Counting The Cost, Ukraine

We left the warmth of the village administrative office and walked out into the frigid air. It was a sullen, overcast day in southern Ukraine, and bitterly cold. Outside a generator roared, providing scarce power to light the building, and an opportunity for some of the few remaining locals to recharge their phones. Making our way down the town’s main road, we crunched through the frozen puddles, pulling our jackets tight around us. Leafless trees stood like line drawings against the sombre sky. Apart from the occasional Lada revving and sliding down the slushy tracks, there seemed to be no-one else around.

The village had been occupied by Russian forces for about eight months, and back under Ukrainian control for perhaps six weeks. I don’t know whether the shattered buildings and bomb craters were a result of the Russian assault or the Ukrainian efforts to retake the area. Or both. I don’t suppose it matters who fired the rounds when your home lies in ruins.

A local bloke, tall and broad-shouldered with big, capable hands, had offered to show us the physical toll the war had taken on his village. We paused in front of a pile of white bricks, large stone blocks and timber planks that must have previously been a substantial buiding. A crater over two metres deep lay between us and the ruin. ‘Ракета (rocket)?’ I asked. Our guide nodded. ‘Да (yes). Ракета.’ Beside the road ran a system of interconnected trenches and small bunkers fortified with sandbags and logs.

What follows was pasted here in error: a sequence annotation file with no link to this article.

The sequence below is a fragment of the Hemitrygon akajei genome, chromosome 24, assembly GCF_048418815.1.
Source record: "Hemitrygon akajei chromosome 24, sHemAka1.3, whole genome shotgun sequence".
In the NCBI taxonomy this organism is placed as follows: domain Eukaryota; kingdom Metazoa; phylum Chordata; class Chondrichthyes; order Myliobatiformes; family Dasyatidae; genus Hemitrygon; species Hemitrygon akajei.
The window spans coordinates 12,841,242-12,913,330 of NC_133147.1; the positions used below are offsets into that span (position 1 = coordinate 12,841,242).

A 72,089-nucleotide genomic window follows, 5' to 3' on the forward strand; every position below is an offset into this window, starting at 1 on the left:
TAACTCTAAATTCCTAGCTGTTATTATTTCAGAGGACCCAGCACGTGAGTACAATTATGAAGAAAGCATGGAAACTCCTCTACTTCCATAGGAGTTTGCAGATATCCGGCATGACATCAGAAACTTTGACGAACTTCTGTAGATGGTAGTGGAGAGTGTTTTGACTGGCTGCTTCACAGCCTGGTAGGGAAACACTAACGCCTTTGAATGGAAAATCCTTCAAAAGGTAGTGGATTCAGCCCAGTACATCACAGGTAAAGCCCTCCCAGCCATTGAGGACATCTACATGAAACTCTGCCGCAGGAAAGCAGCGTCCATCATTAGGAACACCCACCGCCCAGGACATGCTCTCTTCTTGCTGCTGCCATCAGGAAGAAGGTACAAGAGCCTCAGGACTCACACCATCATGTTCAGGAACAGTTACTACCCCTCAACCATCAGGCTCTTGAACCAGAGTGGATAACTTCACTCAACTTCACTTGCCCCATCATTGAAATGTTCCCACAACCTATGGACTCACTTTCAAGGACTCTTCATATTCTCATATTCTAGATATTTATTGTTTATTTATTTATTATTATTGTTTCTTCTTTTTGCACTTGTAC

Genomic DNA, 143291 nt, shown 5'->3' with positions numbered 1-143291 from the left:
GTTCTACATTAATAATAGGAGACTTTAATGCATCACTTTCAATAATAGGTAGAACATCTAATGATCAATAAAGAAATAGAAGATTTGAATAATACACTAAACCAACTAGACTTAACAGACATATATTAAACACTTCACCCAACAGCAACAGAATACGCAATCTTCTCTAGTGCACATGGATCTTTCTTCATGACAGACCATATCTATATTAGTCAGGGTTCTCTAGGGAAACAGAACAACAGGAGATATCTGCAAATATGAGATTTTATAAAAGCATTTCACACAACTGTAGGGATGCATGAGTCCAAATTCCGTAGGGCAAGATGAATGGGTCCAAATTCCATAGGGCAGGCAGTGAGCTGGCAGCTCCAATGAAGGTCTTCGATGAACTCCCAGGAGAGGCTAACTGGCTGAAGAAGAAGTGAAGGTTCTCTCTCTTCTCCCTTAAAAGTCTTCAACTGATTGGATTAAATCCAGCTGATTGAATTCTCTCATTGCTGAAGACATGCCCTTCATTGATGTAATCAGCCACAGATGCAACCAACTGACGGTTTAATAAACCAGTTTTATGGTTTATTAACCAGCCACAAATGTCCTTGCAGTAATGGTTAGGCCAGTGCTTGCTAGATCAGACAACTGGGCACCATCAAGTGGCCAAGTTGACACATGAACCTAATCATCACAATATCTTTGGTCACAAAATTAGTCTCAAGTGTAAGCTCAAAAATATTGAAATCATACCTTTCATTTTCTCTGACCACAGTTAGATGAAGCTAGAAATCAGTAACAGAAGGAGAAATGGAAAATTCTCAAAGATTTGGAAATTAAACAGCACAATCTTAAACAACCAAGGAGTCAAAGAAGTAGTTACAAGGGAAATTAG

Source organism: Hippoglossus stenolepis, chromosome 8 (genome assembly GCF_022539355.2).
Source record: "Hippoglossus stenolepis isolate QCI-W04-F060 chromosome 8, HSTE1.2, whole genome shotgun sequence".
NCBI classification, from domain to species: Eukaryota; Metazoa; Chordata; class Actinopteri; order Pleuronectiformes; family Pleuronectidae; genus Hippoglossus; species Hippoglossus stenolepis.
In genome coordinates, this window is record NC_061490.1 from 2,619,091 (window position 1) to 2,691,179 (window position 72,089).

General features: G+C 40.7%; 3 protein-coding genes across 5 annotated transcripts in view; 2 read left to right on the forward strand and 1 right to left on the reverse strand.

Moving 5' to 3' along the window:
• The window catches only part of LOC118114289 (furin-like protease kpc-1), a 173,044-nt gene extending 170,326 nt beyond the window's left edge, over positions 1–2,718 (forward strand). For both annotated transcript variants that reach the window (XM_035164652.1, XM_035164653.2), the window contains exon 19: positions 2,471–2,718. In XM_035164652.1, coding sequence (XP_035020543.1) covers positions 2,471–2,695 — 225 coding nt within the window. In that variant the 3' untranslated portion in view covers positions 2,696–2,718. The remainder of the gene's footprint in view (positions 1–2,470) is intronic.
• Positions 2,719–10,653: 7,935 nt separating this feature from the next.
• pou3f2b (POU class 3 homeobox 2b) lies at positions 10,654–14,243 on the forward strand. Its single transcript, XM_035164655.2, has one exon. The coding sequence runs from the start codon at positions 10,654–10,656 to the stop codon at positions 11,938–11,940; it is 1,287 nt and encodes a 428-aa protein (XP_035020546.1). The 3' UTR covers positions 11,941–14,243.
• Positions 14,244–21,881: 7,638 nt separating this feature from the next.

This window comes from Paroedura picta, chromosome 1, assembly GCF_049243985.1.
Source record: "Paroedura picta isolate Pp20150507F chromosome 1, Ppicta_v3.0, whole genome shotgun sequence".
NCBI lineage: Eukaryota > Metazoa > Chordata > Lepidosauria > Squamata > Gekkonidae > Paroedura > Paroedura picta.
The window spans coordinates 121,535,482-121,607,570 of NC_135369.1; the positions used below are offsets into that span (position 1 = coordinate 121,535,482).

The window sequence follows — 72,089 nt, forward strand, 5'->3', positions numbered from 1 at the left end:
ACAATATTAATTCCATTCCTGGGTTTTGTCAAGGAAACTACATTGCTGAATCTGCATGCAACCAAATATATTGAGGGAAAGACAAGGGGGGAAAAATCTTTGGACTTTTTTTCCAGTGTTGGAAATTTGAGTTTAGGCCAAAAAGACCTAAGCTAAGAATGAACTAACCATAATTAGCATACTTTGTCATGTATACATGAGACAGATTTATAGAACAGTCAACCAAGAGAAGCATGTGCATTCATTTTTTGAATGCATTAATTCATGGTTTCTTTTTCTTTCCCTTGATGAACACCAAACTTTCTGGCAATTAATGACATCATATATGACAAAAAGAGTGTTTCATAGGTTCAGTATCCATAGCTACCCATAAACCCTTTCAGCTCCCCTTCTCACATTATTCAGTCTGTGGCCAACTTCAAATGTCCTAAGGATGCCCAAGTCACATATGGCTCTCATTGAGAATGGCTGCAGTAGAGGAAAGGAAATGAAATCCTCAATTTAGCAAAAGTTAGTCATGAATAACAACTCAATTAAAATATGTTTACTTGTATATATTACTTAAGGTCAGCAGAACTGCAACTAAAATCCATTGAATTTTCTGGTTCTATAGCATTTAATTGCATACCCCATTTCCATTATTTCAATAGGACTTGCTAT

We left the road and picked our way carefully throught the debris, moving awkwardly over the heaped bricks and splintered timber. Our guide led us to the doorway of what was left of a large, two storey building. We entered, and broken glass clinked and crunched under our boots as we climbed the stairs. Russian soldiers had sprayed graffiti onto the stairwell’s white walls, including the name of their home town. When we reached the first level, the floor was completely covered with bricks and a chaos of wreckage. The wall at one end of the building was missing entirely, allowing us to see out over the village. Piles of books were heaped amongst the bricks; some lying in crooked stacks, some prone and splayed, whilst others lay open at a random page. We were in the village school.

Although all war damage is confronting, there is something particularly disturbing about a school torn apart by catastrophic violence. Schools are places which, ideally, provide a safe, supportive and welcoming environment for some of the most vulnerable members of the community. In small towns, they are often places where kids have come together for generations to learn, form friendships, develop and grow. In this village, that place was now destroyed. Most of the children are long gone, taken by desperate family members who have fled to cities, or countries, far away.

We went back down the stairs, and after walking single file along a dark corridor, entered the school gym. It was big enough to fit a half-sized basketball court. At one end, behind the backboard, the wall was pocked with fist-sized holes. Climbing frames and a set of paralell bars stood to one side, along with a few chairs and desks. Scattered across the floor of the gym were hundreds of spent small-arms cartridges, lying amidst children’s clothing and deflated basketballs. A cat, its wariness of strangers overcome by hunger, appeared and meowed loudly, slinking amongst the rubbish and debris.